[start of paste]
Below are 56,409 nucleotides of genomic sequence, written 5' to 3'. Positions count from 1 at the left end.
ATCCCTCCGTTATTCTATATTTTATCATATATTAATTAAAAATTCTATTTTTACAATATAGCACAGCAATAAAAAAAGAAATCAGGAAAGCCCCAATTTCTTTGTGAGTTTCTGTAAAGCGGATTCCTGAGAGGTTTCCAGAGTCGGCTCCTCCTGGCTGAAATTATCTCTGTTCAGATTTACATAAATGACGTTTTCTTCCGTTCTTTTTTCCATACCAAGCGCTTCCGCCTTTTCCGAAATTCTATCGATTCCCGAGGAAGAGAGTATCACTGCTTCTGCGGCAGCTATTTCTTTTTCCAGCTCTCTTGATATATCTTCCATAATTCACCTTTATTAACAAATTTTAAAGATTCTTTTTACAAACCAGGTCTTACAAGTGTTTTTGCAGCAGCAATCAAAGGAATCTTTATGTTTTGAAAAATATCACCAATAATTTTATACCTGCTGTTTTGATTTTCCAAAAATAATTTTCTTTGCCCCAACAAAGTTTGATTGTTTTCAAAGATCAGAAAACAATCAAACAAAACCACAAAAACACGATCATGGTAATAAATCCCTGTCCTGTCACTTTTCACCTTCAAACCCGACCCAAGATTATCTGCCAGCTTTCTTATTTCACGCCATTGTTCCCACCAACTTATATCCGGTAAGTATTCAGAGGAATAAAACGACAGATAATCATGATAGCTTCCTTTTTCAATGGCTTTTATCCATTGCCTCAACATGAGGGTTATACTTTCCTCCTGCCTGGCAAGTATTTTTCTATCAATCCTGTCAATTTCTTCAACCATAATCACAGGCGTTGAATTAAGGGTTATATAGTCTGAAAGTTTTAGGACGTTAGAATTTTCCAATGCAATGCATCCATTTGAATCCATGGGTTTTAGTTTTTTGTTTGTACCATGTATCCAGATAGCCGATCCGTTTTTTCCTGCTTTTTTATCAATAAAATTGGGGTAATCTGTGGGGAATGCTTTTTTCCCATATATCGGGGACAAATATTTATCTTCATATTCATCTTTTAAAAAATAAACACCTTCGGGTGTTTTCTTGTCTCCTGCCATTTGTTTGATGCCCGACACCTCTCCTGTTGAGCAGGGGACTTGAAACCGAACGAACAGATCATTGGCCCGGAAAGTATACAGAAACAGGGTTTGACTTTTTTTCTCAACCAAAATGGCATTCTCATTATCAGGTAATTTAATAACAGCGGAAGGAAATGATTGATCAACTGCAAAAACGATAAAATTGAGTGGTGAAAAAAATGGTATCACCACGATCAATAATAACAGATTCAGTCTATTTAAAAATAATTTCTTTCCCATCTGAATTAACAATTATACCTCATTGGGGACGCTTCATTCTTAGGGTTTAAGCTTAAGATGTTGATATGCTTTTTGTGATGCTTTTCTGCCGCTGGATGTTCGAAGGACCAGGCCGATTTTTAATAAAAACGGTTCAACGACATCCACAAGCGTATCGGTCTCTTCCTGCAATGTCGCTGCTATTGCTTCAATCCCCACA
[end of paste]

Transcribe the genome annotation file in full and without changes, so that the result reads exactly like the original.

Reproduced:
Below are 56,409 nucleotides of genomic sequence, written 5' to 3'. Positions count from 1 at the left end.
ATCCCTCCGTTATTCTATATTTTATCATATATTAATTAAAAATTCTATTTTTACAATATAGCACAGCAATAAAAAAAGAAATCAGGAAAGCCCCAATTTCTTTGTGAGTTTCTGTAAAGCGGATTCCTGAGAGGTTTCCAGAGTCGGCTCCTCCTGGCTGAAATTATCTCTGTTCAGATTTACATAAATGACGTTTTCTTCCGTTCTTTTTTCCATACCAAGCGCTTCCGCCTTTTCCGAAATTCTATCGATTCCCGAGGAAGAGAGTATCACTGCTTCTGCGGCAGCTATTTCTTTTTCCAGCTCTCTTGATATATCTTCCATAATTCACCTTTATTAACAAATTTTAAAGATTCTTTTTACAAACCAGGTCTTACAAGTGTTTTTGCAGCAGCAATCAAAGGAATCTTTATGTTTTGAAAAATATCACCAATAATTTTATACCTGCTGTTTTGATTTTCCAAAAATAATTTTCTTTGCCCCAACAAAGTTTGATTGTTTTCAAAGATCAGAAAACAATCAAACAAAACCACAAAAACACGATCATGGTAATAAATCCCTGTCCTGTCACTTTTCACCTTCAAACCCGACCCAAGATTATCTGCCAGCTTTCTTATTTCACGCCATTGTTCCCACCAACTTATATCCGGTAAGTATTCAGAGGAATAAAACGACAGATAATCATGATAGCTTCCTTTTTCAATGGCTTTTATCCATTGCCTCAACATGAGGGTTATACTTTCCTCCTGCCTGGCAAGTATTTTTCTATCAATCCTGTCAATTTCTTCAACCATAATCACAGGCGTTGAATTAAGGGTTATATAGTCTGAAAGTTTTAGGACGTTAGAATTTTCCAATGCAATGCATCCATTTGAATCCATGGGTTTTAGTTTTTTGTTTGTACCATGTATCCAGATAGCCGATCCGTTTTTTCCTGCTTTTTTATCAATAAAATTGGGGTAATCTGTGGGGAATGCTTTTTTCCCATATATCGGGGACAAATATTTATCTTCATATTCATCTTTTAAAAAATAAACACCTTCGGGTGTTTTCTTGTCTCCTGCCATTTGTTTGATGCCCGACACCTCTCCTGTTGAGCAGGGGACTTGAAACCGAACGAACAGATCATTGGCCCGGAAAGTATACAGAAACAGGGTTTGACTTTTTTTCTCAACCAAAATGGCATTCTCATTATCAGGTAATTTAATAACAGCGGAAGGAAATGATTGATCAACTGCAAAAACGATAAAATTGAGTGGTGAAAAAAATGGTATCACCACGATCAATAATAACAGATTCAGTCTATTTAAAAATAATTTCTTTCCCATCTGAATTAACAATTATACCTCATTGGGGACGCTTCATTCTTAGGGTTTAAGCTTAAGATGTTGATATGCTTTTTGTGATGCTTTTCTGCCGCTGGATGTTCGAAGGACCAGGCCGATTTTTAATAAAAACGGTTCAACGACATCCACAAGCGTATCGGTCTCTTCCTGCAATGTCGCTGCTATTGCTTCAATCCCCACA